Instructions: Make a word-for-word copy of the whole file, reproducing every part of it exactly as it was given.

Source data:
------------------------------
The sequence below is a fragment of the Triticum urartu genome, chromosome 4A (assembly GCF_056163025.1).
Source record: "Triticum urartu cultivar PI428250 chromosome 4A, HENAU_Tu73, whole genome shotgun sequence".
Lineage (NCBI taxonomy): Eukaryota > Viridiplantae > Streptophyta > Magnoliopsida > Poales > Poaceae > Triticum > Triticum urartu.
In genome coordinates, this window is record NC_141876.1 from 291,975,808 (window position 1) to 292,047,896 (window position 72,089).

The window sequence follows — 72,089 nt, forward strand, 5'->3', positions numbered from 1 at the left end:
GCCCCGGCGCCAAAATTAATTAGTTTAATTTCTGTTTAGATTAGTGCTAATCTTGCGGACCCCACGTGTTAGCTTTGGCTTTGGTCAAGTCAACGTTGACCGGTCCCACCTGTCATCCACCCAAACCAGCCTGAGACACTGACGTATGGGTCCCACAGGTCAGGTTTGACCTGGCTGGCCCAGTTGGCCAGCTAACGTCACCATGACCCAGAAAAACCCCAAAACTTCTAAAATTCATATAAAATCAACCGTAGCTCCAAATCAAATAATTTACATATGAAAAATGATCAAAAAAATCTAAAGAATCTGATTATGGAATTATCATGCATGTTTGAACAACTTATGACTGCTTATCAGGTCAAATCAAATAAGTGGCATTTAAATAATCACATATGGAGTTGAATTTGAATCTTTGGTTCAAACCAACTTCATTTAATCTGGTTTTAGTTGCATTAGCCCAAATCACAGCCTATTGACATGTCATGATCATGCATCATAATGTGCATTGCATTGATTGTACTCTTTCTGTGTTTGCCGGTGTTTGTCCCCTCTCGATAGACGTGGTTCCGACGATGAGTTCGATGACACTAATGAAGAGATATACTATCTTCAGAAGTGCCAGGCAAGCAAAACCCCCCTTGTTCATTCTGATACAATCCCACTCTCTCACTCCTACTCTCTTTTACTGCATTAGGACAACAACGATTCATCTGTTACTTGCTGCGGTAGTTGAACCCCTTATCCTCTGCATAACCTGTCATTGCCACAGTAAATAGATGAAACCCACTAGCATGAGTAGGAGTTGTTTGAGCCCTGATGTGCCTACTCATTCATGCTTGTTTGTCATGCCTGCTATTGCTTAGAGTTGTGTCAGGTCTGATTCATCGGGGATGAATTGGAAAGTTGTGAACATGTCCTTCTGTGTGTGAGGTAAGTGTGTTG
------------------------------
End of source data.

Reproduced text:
The sequence below is a fragment of the Triticum urartu genome, chromosome 4A (assembly GCF_056163025.1).
Source record: "Triticum urartu cultivar PI428250 chromosome 4A, HENAU_Tu73, whole genome shotgun sequence".
Lineage (NCBI taxonomy): Eukaryota > Viridiplantae > Streptophyta > Magnoliopsida > Poales > Poaceae > Triticum > Triticum urartu.
In genome coordinates, this window is record NC_141876.1 from 291,975,808 (window position 1) to 292,047,896 (window position 72,089).

The window sequence follows — 72,089 nt, forward strand, 5'->3', positions numbered from 1 at the left end:
GCCCCGGCGCCAAAATTAATTAGTTTAATTTCTGTTTAGATTAGTGCTAATCTTGCGGACCCCACGTGTTAGCTTTGGCTTTGGTCAAGTCAACGTTGACCGGTCCCACCTGTCATCCACCCAAACCAGCCTGAGACACTGACGTATGGGTCCCACAGGTCAGGTTTGACCTGGCTGGCCCAGTTGGCCAGCTAACGTCACCATGACCCAGAAAAACCCCAAAACTTCTAAAATTCATATAAAATCAACCGTAGCTCCAAATCAAATAATTTACATATGAAAAATGATCAAAAAAATCTAAAGAATCTGATTATGGAATTATCATGCATGTTTGAACAACTTATGACTGCTTATCAGGTCAAATCAAATAAGTGGCATTTAAATAATCACATATGGAGTTGAATTTGAATCTTTGGTTCAAACCAACTTCATTTAATCTGGTTTTAGTTGCATTAGCCCAAATCACAGCCTATTGACATGTCATGATCATGCATCATAATGTGCATTGCATTGATTGTACTCTTTCTGTGTTTGCCGGTGTTTGTCCCCTCTCGATAGACGTGGTTCCGACGATGAGTTCGATGACACTAATGAAGAGATATACTATCTTCAGAAGTGCCAGGCAAGCAAAACCCCCCTTGTTCATTCTGATACAATCCCACTCTCTCACTCCTACTCTCTTTTACTGCATTAGGACAACAACGATTCATCTGTTACTTGCTGCGGTAGTTGAACCCCTTATCCTCTGCATAACCTGTCATTGCCACAGTAAATAGATGAAACCCACTAGCATGAGTAGGAGTTGTTTGAGCCCTGATGTGCCTACTCATTCATGCTTGTTTGTCATGCCTGCTATTGCTTAGAGTTGTGTCAGGTCTGATTCATCGGGGATGAATTGGAAAGTTGTGAACATGTCCTTCTGTGTGTGAGGTAAGTGTGTTG